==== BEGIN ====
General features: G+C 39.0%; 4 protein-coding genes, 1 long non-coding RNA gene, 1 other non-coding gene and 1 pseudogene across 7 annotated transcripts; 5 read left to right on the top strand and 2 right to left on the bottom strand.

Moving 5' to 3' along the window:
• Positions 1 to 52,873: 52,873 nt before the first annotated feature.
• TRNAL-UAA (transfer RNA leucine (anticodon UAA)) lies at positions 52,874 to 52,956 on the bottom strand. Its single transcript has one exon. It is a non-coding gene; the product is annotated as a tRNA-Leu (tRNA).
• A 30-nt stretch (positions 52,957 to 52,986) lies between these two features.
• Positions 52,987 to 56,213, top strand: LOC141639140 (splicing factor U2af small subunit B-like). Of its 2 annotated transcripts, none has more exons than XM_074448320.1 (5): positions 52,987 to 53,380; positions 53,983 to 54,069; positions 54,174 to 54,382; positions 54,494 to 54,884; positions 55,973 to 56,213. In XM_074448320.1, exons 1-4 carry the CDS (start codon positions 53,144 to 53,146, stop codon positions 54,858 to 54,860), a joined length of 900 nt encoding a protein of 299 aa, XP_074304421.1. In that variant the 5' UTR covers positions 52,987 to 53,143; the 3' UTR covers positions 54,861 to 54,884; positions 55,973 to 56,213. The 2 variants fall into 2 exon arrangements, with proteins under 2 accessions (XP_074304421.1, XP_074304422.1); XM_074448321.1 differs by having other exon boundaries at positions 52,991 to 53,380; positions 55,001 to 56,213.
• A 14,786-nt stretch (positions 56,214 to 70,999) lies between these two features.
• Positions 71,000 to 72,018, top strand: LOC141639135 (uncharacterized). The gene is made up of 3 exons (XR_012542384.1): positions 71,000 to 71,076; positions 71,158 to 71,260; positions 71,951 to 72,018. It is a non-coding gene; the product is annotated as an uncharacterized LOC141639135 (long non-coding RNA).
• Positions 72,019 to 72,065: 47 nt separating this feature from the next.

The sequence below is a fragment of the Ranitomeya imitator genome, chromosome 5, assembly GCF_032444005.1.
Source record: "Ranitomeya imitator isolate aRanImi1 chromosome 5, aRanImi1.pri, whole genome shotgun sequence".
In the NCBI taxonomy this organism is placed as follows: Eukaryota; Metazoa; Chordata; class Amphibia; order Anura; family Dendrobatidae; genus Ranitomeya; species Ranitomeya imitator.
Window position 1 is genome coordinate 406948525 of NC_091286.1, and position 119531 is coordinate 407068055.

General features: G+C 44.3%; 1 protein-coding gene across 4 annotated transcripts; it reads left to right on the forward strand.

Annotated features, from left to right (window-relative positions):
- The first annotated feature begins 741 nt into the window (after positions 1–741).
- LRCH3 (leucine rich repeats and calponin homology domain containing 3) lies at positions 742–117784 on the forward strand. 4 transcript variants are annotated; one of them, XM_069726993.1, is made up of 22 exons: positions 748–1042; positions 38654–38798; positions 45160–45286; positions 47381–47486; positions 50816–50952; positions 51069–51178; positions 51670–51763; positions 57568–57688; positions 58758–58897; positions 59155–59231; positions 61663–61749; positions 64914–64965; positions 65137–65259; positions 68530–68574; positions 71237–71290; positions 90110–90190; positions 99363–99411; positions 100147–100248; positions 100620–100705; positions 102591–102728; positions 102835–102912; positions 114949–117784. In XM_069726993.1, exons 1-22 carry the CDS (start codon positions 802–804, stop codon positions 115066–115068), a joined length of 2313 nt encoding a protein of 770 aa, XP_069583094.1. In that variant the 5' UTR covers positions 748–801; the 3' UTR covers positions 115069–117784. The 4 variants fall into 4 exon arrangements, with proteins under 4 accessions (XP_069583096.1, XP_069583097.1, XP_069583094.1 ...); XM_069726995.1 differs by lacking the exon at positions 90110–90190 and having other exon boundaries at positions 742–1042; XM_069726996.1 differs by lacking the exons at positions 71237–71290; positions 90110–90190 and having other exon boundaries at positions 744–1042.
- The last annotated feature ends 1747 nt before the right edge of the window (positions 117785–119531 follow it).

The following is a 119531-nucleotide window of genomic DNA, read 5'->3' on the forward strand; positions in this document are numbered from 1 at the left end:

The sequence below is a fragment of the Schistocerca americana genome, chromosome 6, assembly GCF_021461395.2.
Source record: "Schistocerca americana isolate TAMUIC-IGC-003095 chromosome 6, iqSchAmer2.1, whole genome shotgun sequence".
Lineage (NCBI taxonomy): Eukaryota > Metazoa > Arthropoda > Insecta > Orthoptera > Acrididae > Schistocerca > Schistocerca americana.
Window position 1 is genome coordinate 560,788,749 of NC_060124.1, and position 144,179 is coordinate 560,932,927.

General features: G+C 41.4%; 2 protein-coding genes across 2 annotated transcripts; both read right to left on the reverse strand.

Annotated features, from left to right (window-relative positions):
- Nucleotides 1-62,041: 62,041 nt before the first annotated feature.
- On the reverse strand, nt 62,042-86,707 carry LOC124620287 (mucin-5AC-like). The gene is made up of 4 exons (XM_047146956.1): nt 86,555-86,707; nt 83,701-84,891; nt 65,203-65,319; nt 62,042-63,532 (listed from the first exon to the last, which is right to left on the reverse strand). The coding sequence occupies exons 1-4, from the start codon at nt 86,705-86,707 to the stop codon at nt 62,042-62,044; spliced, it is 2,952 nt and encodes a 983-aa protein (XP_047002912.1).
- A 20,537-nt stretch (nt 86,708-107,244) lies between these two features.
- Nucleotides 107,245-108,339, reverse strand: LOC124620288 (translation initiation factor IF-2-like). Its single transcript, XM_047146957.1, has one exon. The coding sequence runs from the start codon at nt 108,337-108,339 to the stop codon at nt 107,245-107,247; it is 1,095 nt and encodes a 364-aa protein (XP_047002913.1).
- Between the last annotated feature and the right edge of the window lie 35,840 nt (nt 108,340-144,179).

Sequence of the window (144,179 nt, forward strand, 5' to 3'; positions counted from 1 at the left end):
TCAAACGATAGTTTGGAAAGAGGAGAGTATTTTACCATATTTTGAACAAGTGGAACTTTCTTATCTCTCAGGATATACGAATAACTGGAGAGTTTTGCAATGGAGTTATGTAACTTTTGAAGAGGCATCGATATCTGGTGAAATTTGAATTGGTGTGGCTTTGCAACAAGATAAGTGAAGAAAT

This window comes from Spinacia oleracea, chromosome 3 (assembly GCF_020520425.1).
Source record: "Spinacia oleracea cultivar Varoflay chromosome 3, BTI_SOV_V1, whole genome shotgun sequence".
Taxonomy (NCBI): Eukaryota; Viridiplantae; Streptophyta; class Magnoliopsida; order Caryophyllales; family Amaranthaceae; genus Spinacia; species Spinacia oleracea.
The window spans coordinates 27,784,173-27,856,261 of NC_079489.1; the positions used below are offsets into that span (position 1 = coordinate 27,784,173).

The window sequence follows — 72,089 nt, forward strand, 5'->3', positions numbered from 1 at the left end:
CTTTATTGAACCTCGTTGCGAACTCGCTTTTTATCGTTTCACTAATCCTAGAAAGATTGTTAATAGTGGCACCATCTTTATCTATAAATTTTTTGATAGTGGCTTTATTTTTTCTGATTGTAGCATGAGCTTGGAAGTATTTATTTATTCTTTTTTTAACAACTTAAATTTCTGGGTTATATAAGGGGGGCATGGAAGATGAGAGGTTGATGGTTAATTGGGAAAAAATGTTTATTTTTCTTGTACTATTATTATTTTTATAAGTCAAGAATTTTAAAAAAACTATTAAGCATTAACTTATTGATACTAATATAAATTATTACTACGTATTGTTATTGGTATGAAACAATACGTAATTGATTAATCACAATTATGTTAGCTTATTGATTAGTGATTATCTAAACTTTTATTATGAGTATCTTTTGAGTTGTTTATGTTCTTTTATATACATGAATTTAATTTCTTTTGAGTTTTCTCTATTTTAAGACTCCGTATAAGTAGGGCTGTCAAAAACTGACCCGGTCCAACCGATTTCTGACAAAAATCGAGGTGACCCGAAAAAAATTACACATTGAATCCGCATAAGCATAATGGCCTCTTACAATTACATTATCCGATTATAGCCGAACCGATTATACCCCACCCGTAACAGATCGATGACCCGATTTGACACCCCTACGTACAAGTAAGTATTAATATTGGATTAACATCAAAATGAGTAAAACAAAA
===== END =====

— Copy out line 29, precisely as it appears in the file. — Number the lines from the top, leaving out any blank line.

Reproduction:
- Nucleotides 107,245-108,339, reverse strand: LOC124620288 (translation initiation factor IF-2-like). Its single transcript, XM_047146957.1, has one exon. The coding sequence runs from the start codon at nt 108,337-108,339 to the stop codon at nt 107,245-107,247; it is 1,095 nt and encodes a 364-aa protein (XP_047002913.1).